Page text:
September-October 2012

Cover Story

An advocate for public education argues that trying to make schools "race to the top" while ignoring the role of poverty and school inequality can't bring the systematic change children need.


The Street Psalms community pursues theology from below—and that changes everything about how "missionary" work is done.
Paul Wellstone showed us that politics "by the people, for the people" is actually possible.
Revelations abound when refugees study the Bible's last book.
How the out-of-control emphasis on high-stakes testing jeopardizes school reform.
Four traits of successful public school reform.
Faith for Change seeks to support public education—without crossing the church-state divide.


A California measure would fight crime—and deficits—by repealing capital punishment.
Just because you can set something on fire doesn't mean you should.
Faith groups celebrate the Supreme Court's health-care decision—and then get back to work.


"We've been caught up in conflict and violence for so long." —Congolese pastor
Please Vatican, censor me. I deserve it.
Women still are forced to operate as second-class citizens in the church.
No, that isn’t a typo. Sojourners stood side by side with Focus on the Family to draw attention to the plight of millions who have been caught up in a broken system.
Sometimes I fly through my schedule so fast that I zoom past the craft.

Culture Watch

My Neighbor’s Faith: Stories of Interreligious Encounter, Growth, and Transformation —  Half the Sky — Between God & Green: How Evangelicals Are Cultivating a Middle Ground on Climate Change — America and Its Guns: A Theological Exposé
Kentucky theater company founder Cathy Rawlings lifts up black culture.
Stanford anthropologist T.M. Luhrmann discusses the social science behind the evangelical relationship with God.
The wonderful thing about Pixar’s Brave is how it negates the historic disempowerment of female fairy tale protagonists.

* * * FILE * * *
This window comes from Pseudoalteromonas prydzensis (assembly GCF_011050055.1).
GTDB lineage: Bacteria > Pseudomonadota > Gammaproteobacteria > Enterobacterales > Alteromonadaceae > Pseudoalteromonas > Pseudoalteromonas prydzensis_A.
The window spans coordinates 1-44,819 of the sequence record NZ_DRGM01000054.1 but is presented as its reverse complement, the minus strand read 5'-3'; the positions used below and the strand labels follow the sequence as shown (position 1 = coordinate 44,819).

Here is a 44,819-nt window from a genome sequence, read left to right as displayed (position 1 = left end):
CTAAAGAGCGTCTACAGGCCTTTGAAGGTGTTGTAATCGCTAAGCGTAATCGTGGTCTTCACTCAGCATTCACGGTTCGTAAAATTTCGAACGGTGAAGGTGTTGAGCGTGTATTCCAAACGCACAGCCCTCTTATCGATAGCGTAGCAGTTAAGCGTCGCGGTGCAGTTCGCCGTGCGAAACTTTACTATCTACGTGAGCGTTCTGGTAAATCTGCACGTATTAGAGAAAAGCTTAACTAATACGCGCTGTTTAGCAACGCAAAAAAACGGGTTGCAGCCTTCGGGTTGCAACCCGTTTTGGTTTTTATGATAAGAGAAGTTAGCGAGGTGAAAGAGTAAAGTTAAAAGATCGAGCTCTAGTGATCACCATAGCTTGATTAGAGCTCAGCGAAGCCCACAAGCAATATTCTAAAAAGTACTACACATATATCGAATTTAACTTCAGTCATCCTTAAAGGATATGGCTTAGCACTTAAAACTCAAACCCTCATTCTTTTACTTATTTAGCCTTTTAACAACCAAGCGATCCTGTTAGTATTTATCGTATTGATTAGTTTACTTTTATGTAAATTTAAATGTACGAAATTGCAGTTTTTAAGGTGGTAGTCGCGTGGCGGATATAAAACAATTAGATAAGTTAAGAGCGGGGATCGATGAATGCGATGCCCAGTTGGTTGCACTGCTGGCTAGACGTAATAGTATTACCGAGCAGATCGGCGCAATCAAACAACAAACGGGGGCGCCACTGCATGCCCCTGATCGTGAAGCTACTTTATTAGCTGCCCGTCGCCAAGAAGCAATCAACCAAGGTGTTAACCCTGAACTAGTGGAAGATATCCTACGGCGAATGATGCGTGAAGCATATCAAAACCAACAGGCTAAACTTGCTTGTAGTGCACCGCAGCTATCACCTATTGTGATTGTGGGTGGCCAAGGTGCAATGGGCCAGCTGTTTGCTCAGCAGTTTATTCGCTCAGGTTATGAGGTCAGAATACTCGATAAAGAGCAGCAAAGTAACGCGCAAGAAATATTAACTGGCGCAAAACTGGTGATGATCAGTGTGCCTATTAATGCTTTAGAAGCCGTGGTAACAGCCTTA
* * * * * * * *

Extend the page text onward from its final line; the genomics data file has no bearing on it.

Ashamed No More: A Pastor's Journey Through Sex Addiction. IVP Books
Solidarity may be all but dead in our politics, but it still lives around the edges of our culture.


Westboro Baptist Church’s absurd notions of humanity are readily evident, in both word and picture, in Joanie Eppinga’s interview of researcher Rebecca Barrett-Fox (“The Face of Hate,” June 2012).
Reflections on the Common Lectionary, Cycle B
Regarding Jim Rice’s column “Fairness for Whom?” (June 2012): One of Martin Luther King Jr.’s prophecies fits the effects of today’s right-wing political agenda with uncanny accuracy: “A nation that continues year afte
Reflections on the Common Lectionary, Cycle B
I really appreciated your article about Ada María Isasi-Díaz, “The Mother of Mujerista Theology” (by Rose Marie Berger, July 2012).
About love she was all wrong, / the old capitalist, patron saint / of the self-made rich. How well / she misunderstood the paradox deep / as mothers’ grief:

Web Extra

Take a test to measure your “intelligence.”
Jonathan Kozol, author of Fire in the Ashes, talks about the gripping stories of poor children, the problems of “obsessive testing,” and how to build a school system worthy of a real democracy. An interview by Elaina Ramsey.
How not to set fire to everything under the sun.